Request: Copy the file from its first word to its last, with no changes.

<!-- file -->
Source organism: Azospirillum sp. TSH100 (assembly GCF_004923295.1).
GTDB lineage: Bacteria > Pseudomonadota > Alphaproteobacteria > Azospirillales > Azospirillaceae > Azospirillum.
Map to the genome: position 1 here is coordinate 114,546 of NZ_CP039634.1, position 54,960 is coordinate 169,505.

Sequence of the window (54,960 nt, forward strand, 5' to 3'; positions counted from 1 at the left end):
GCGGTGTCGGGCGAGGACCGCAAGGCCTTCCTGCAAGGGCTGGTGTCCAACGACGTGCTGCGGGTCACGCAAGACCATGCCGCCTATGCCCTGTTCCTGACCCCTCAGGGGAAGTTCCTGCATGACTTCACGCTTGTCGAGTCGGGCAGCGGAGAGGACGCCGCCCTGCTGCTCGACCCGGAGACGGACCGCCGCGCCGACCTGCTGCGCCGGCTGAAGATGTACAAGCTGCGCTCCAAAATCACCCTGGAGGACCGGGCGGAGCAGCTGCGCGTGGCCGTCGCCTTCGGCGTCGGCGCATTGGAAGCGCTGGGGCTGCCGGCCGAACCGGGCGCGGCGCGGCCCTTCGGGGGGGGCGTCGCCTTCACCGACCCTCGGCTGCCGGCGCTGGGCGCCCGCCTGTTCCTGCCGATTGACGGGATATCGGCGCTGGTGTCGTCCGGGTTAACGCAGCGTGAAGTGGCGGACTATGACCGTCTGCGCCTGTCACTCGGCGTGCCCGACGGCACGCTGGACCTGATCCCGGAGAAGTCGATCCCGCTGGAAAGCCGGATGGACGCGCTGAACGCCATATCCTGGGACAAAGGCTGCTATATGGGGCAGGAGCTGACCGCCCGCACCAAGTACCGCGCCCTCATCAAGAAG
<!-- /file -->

Source organism: Azospirillum sp. TSH100 (assembly GCF_004923295.1).
GTDB lineage: Bacteria > Pseudomonadota > Alphaproteobacteria > Azospirillales > Azospirillaceae > Azospirillum.
Map to the genome: position 1 here is coordinate 114,546 of NZ_CP039634.1, position 54,960 is coordinate 169,505.

Sequence of the window (54,960 nt, forward strand, 5' to 3'; positions counted from 1 at the left end):
GCGGTGTCGGGCGAGGACCGCAAGGCCTTCCTGCAAGGGCTGGTGTCCAACGACGTGCTGCGGGTCACGCAAGACCATGCCGCCTATGCCCTGTTCCTGACCCCTCAGGGGAAGTTCCTGCATGACTTCACGCTTGTCGAGTCGGGCAGCGGAGAGGACGCCGCCCTGCTGCTCGACCCGGAGACGGACCGCCGCGCCGACCTGCTGCGCCGGCTGAAGATGTACAAGCTGCGCTCCAAAATCACCCTGGAGGACCGGGCGGAGCAGCTGCGCGTGGCCGTCGCCTTCGGCGTCGGCGCATTGGAAGCGCTGGGGCTGCCGGCCGAACCGGGCGCGGCGCGGCCCTTCGGGGGGGGCGTCGCCTTCACCGACCCTCGGCTGCCGGCGCTGGGCGCCCGCCTGTTCCTGCCGATTGACGGGATATCGGCGCTGGTGTCGTCCGGGTTAACGCAGCGTGAAGTGGCGGACTATGACCGTCTGCGCCTGTCACTCGGCGTGCCCGACGGCACGCTGGACCTGATCCCGGAGAAGTCGATCCCGCTGGAAAGCCGGATGGACGCGCTGAACGCCATATCCTGGGACAAAGGCTGCTATATGGGGCAGGAGCTGACCGCCCGCACCAAGTACCGCGCCCTCATCAAGAAG